Sun God on the Sun Road
by Jeff Lewis

I grew up partly in Europe and partly in a quaint fog-shrouded town on California’s central coast, where you could guarantee that everyone wearing shorts was from out of town.  For better or worse, I’ve always made a conscious effort not to look like an American tourist when I’m traveling.

If you are an American traveling through Europe and don’t want to be recognized immediately as a Yank, you merely need to avoid wearing baseball caps and university t-shirts.  Because virtually every group of Americans has at least one person wearing these items, the act of not wearing them automatically makes you look like you live somewhere else in the European Union.  In France, you may be taken for English, in Italy for a Dane.  Consequently, I’ve excised all university-themed clothing from my wardrobe, or so I thought.  (Of course, once you complain about the odd tasting ketchup, avoid tipping the woman watching the urinal or fail to emphasize the “Mac” in McDonalds, your cover is blown.)

On our recent road trip, we made no attempt to look like locals, since we seldom were far from our car, with its California license plate and Sierra Club decal.  We simply could not pass as Montanans or Canadians and didn’t try.  I consciously dropped the “oat” that occasionally—inexplicably—drifts into my “abouts,” and wore a baseball cap when we went horseback riding.  My working theory is that when I become a Bavarian, I’ll wear leather overalls; when I become a cowboy, I’ll wear a brimmed hat.

Midway through our trip, we visited Waterton-Glacier International Peace Park in northwestern Montana.  The biggest attraction is the Going-to-the-Sun Road, a breathtaking mountain pass across the continental divide that shows off the park’s jagged peaks, mountain goats that block traffic and bighorn sheep that pose for photographs.  The U.S.-Canadian border runs through the park and visitors are encouraged to reach across the border and touch a Canadian.  It’s a neat experience because many have fine, silky hair and soft cardigans.  Some have scratchy beards, but it’s still fun to tickle them under the chin, in the name of world peace.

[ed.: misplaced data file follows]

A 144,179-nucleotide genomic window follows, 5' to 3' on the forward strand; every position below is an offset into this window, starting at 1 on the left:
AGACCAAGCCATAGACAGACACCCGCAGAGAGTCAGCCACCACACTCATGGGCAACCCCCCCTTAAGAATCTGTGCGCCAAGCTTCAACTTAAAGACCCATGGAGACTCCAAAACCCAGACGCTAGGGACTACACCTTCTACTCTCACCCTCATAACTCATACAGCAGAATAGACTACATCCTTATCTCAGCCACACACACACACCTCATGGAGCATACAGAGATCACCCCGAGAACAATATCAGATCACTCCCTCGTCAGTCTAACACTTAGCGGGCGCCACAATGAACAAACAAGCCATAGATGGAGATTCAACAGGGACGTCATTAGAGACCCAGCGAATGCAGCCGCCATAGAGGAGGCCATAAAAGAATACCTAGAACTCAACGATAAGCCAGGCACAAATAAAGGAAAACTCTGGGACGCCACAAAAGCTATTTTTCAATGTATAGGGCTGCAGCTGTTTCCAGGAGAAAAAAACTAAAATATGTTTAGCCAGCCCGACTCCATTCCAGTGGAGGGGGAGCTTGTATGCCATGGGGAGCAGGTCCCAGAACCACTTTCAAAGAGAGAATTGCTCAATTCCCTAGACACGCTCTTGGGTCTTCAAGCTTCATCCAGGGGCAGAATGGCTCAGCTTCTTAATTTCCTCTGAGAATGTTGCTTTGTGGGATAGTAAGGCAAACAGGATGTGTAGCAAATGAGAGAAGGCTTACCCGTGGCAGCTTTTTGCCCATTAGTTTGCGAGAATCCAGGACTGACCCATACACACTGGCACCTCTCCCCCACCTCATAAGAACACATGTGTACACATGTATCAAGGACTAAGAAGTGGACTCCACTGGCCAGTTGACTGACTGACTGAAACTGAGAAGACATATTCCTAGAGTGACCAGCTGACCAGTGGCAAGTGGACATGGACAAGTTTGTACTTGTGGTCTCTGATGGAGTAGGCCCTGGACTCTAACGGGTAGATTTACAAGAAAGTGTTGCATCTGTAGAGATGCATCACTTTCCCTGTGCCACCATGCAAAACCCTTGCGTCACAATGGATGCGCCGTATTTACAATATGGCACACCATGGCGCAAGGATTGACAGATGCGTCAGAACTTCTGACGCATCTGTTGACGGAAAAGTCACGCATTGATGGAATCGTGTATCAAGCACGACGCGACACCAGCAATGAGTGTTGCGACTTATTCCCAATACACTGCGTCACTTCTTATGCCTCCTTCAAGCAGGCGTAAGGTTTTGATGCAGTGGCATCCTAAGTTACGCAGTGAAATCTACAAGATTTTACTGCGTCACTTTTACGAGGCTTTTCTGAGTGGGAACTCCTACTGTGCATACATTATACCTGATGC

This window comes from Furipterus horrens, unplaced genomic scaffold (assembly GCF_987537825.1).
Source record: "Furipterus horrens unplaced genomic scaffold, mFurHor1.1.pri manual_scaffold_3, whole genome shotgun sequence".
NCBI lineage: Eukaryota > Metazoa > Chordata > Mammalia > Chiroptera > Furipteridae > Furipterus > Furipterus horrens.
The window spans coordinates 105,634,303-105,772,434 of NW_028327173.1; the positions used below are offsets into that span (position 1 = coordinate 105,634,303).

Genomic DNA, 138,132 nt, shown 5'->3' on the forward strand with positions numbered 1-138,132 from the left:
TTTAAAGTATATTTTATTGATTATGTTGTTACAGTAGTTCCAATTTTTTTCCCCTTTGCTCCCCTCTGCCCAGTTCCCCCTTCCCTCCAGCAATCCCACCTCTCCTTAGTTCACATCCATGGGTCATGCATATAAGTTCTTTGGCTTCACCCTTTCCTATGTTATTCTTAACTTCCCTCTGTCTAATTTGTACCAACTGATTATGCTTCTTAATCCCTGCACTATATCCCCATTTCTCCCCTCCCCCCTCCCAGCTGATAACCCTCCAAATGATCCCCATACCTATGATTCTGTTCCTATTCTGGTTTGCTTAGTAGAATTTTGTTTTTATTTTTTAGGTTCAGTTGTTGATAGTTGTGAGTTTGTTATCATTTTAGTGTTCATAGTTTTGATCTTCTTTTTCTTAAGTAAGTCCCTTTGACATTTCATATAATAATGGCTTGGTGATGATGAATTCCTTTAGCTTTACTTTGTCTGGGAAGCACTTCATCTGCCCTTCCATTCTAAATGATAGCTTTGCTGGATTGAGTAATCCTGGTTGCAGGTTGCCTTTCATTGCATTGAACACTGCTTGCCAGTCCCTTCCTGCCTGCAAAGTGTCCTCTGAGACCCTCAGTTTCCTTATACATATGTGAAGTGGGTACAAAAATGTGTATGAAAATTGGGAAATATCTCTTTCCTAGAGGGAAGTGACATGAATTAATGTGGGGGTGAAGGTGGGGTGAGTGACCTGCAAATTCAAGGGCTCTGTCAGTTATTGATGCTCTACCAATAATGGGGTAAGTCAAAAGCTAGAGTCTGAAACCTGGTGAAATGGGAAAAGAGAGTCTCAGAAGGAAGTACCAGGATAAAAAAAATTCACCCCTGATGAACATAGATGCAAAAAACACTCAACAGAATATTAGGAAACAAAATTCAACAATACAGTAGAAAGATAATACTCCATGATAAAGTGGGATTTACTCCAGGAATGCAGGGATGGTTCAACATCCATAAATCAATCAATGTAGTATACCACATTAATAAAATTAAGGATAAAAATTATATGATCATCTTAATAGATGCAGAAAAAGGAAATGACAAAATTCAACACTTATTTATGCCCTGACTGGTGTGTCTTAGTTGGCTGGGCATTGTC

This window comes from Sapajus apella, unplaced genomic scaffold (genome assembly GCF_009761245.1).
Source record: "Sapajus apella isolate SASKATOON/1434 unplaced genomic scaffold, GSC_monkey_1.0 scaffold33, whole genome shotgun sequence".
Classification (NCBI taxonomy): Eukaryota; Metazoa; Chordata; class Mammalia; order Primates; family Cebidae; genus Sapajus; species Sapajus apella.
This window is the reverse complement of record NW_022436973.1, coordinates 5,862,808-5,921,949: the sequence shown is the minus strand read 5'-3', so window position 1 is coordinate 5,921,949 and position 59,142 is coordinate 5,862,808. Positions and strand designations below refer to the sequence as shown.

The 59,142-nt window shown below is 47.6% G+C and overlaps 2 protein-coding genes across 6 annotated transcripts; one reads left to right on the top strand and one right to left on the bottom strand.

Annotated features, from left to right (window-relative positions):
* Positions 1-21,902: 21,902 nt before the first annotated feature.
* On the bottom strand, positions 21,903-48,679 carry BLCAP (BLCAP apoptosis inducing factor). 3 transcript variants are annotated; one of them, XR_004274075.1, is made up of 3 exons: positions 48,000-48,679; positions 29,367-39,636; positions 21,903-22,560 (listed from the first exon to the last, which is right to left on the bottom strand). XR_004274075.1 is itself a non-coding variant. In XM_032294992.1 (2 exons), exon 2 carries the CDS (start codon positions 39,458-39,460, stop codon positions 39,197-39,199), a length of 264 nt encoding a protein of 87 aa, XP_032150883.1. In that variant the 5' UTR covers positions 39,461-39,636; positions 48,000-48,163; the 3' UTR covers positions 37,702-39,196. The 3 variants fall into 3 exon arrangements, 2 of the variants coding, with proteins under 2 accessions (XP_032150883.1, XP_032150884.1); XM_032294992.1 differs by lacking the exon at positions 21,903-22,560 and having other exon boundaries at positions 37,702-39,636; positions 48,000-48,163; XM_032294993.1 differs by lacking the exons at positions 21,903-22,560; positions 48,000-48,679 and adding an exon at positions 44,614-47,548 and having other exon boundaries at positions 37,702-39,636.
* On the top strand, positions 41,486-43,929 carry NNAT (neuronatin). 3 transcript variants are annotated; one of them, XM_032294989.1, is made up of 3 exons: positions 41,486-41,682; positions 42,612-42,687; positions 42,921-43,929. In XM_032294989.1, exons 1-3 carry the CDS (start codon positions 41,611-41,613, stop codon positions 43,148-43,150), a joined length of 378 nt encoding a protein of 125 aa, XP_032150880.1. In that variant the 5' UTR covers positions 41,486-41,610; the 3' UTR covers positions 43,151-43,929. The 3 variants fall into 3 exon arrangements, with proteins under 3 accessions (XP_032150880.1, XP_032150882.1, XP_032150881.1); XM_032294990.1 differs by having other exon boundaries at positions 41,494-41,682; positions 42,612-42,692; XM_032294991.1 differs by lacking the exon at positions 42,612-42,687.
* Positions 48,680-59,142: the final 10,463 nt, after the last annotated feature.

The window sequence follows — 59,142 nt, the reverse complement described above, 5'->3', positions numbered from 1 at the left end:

At one point on the Going-to-the-Sun Road, we stopped at an overlook to watch a goat maneuver across a craggy cliff.  Other goats sat roadside and a hoary marmot—a cousin of the Groundhog Day co-star—posed for pictures.  While Lynn wandered off to photograph the marmot, I stood by the car and watched the goats.

A woman in her early 30s approached.  “Excuse me,” she said forcefully, “Did you go to UCSD?”  This surprised me into a quizzical stare, rather than the broad smile that I generally reserve for strangers at peace parks.  Why does she think that I attended the University of California at San Diego?  I looked her over critically.  Do I know her?  No.

Then it dawned on me that the answer must lay about my person.  While she awaited my answer, I looked at my chest.  It had a stylized picture of Niki De Saint Phalle’s statue Sun God, a landmark of the UCSD campus.  I thought, “I’m wearing a university-themed t-shirt.”  I looked back at the woman, sensing that she was becoming impatient, and then looked back at my shirt.  Under the Sun God was “UCSD” in small lettering.  I pointed at this and said loudly, “Yes.”

She replied, “My husband and I went to school there,” and pointed at a tall man on the other side of the parking lot.  I glanced at her husband and stared at her again, still trying to figure out if I knew her.  She clearly was awaiting some sort of acknowledgement, so I considered asking when she graduated or perhaps which college she attended.  I wasn’t thinking very quickly and no matter what type of first impression your clothing gives, it cannot compete with a second impression that insinuates “developmentally disabled.”

Finally mustering my broad grin, I said with conviction:  “THAT’S WONDERFUL!”  My voice cracked on the “AT’S” and—I guess because I wanted to show goodwill—I put heavy emphasis on the “WONDER.”

She gave me a look that said, “You are an idiot,” and walked away.

Copyright Jeff Lewis, 2004